Things have to change, humans need to do better, this is a struggle for justice, it’s a struggle for humanity. Prejudice has to be confronted, it has to be eradicated and this starts with you and I. We have to take a stand for the oppressed and the marginalised, our voices have to be heard. It’s in how we behave towards each other, it’s in what we teach our children. Let’s remember that it’s not what we tell them that’s important but what we show them. Children watch our every action and even if you tell them every one is one and the same but you behave cautiously or differently around a Black person, that is what they imbibe. Spread love, preach it but most importantly, practise it.

There are bad eggs in every race and amongst all groups just as there are good ones. People should not be judged because of the badly behaved amongst them, rather everyone should come together to fight evil. Racism is evil, we should all fight it together. We’ve seen moving videos of people of all races coming out in support of the Black lives matter movement (watch uploaded video 👆🏽). This is how it should be, every human should be concerned.

I’ll end this by pleading that we protest peacefully. Destruction of properties and looting puts us right where they want us, in the box they want us to be. Let’s fight this peacefully, let’s fight this together.

Aunty Lulu

I highly recommended this article;

https://www.huffpost.com/entry/black-lives-matter-because-you-already-know-your_b_57eadbfbe4b095bd896a00dd

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Adeola
Adeola
1 month ago

I read your post on black lives matter and a million thoughts rushed back into my head …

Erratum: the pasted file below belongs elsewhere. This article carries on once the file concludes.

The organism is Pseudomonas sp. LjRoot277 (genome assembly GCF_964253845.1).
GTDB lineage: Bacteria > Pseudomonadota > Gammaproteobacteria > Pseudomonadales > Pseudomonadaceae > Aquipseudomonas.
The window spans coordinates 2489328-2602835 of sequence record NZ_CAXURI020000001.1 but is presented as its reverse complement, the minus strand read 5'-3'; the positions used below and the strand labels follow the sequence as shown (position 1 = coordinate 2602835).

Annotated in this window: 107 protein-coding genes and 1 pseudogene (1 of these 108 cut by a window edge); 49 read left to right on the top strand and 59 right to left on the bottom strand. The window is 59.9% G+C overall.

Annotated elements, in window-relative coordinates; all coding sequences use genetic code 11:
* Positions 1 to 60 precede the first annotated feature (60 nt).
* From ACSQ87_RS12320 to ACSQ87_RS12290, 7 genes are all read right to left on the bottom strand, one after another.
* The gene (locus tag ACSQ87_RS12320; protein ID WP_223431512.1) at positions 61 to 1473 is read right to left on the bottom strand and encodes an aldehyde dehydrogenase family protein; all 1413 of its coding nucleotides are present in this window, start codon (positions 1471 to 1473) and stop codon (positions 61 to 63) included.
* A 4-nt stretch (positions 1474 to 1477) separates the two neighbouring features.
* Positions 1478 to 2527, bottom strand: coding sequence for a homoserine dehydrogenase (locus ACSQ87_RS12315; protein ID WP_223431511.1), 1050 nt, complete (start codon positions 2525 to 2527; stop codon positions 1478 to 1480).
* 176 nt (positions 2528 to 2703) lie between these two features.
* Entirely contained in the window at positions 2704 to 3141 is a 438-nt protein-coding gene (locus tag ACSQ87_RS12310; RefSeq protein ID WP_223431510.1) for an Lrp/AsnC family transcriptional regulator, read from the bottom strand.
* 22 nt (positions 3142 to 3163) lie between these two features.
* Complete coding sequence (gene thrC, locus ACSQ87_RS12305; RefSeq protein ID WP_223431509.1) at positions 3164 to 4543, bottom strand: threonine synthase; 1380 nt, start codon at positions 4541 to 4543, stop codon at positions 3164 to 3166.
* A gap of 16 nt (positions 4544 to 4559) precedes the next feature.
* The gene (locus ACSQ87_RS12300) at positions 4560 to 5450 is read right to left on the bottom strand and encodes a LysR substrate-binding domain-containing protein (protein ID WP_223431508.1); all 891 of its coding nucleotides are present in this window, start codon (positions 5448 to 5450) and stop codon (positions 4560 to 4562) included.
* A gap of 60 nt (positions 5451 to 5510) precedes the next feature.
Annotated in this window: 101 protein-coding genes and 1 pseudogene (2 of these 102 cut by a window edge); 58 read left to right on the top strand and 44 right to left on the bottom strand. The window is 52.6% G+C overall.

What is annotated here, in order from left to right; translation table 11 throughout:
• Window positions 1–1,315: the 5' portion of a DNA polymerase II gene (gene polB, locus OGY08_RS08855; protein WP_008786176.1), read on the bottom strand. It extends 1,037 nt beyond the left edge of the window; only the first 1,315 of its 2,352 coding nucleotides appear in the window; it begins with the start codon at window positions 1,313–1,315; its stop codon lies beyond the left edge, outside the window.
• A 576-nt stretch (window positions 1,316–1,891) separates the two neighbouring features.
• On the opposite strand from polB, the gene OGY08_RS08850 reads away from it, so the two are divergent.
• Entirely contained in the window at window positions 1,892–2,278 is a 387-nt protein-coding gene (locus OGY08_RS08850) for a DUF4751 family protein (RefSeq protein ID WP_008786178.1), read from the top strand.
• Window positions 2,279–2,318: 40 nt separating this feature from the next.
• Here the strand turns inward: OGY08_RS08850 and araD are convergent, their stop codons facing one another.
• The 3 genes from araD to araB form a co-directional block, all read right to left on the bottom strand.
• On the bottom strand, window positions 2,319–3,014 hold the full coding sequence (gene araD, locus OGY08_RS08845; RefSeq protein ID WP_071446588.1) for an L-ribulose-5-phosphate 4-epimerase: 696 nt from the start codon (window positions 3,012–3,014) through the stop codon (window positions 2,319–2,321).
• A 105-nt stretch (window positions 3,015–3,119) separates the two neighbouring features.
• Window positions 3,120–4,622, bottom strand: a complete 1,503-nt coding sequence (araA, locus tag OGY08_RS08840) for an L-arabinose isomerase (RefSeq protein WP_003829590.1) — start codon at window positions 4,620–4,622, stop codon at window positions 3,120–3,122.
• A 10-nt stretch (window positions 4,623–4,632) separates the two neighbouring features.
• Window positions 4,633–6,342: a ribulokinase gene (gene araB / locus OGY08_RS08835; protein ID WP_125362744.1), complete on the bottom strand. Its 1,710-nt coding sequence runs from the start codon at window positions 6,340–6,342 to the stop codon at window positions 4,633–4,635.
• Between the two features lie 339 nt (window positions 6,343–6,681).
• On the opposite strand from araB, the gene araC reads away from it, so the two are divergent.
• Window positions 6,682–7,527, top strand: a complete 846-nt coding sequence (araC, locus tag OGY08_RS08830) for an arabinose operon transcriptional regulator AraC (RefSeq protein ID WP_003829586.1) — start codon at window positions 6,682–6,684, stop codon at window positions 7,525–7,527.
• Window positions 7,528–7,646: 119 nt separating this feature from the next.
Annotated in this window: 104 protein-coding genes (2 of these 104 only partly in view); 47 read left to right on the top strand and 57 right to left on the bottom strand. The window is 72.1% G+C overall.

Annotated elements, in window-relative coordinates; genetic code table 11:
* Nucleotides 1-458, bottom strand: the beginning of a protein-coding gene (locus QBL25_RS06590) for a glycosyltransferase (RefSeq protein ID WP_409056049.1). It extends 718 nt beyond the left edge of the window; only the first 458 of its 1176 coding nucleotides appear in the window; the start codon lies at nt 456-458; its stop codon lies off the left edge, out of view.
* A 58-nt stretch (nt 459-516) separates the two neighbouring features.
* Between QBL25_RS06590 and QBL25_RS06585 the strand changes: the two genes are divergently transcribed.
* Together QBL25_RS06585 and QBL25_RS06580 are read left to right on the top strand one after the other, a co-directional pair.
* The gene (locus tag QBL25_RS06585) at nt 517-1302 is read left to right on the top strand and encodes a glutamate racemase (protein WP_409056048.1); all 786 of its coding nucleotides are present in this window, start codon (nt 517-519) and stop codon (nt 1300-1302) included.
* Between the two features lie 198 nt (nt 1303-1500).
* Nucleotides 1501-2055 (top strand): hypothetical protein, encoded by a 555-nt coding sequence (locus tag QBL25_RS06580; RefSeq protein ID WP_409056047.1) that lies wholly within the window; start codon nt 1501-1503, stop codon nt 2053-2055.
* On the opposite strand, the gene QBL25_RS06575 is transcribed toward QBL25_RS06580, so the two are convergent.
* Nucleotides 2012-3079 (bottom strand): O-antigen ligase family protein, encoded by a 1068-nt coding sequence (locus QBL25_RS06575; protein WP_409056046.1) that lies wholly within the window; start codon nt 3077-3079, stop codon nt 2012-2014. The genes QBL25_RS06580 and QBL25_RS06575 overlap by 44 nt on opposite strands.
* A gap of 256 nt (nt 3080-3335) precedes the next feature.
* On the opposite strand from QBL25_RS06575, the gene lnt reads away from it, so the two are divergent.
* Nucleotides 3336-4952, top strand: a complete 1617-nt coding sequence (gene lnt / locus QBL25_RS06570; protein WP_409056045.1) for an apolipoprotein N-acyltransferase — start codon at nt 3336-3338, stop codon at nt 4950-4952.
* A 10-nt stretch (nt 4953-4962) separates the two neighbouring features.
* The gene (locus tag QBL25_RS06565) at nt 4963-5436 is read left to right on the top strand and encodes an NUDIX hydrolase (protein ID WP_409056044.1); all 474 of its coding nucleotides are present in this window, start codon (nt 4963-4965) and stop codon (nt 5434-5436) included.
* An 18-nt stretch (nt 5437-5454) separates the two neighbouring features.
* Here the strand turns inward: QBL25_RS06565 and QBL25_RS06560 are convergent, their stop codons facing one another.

This must end .. a must !

Tomi Tanas
Tomi Tanas
1 month ago

You hit the nail on the head Abi. Great piece

Sese
Sese
1 month ago

Beautiful piece. Well said!

Dotun
Dotun
1 month ago

Very well written. Sad but true

Moy
Moy
1 month ago

Well said!!! Yes all lives matter and indeed if all lives matter then we all should join the movement to ensure that no one is judged by the color of their skin
but by their actions!! No one is born racist but this evil nature is taught!!! I have my own stories from experiences in Oklahoma and now living in Georgia; the hardest part is having the conversation with my teenage daughter on how to navigate life in middle school as her school is predominately white.

Moy
Moy
1 month ago

Moved to predominantly white neighborhood approximately two years ago in the first term of school my daughter was playing with another white girl they both pushed each other while play and the next thing the girls parents called the school that my daughter
hit their daughter. The only good thing that came out from this was the school investigated and found that
both girls pushed each other while playing. They threw it out but we had to have that conversation about so called ‘friends’.

Last edited 1 month ago by Moy
Rhoda
Rhoda
1 month ago

Thanks for sharing, so on point. Black lives do matter

Nono
Nono
1 month ago

Spot on Bimbo ! Indeed enough is enough ! Who would have thought that in 2020 we would still be on this topic . For the sake of our sons , nephews and cousins things must change …….. we pray it does

Maj Wambebe
Maj Wambebe
1 month ago

Well-said! Talk, as they say, is cheap. It is not enough to teach our little ones; we should show compassion to all.This disgusting cycle must be addressed orally and more importantly behaviourally.

Deronke
Deronke
1 month ago

We need a strategy from God or God’s wisdom as a race to overcome this injustice. Dear innocent lives cut short just because of their skin colour. The judgement of God will be established in this matter!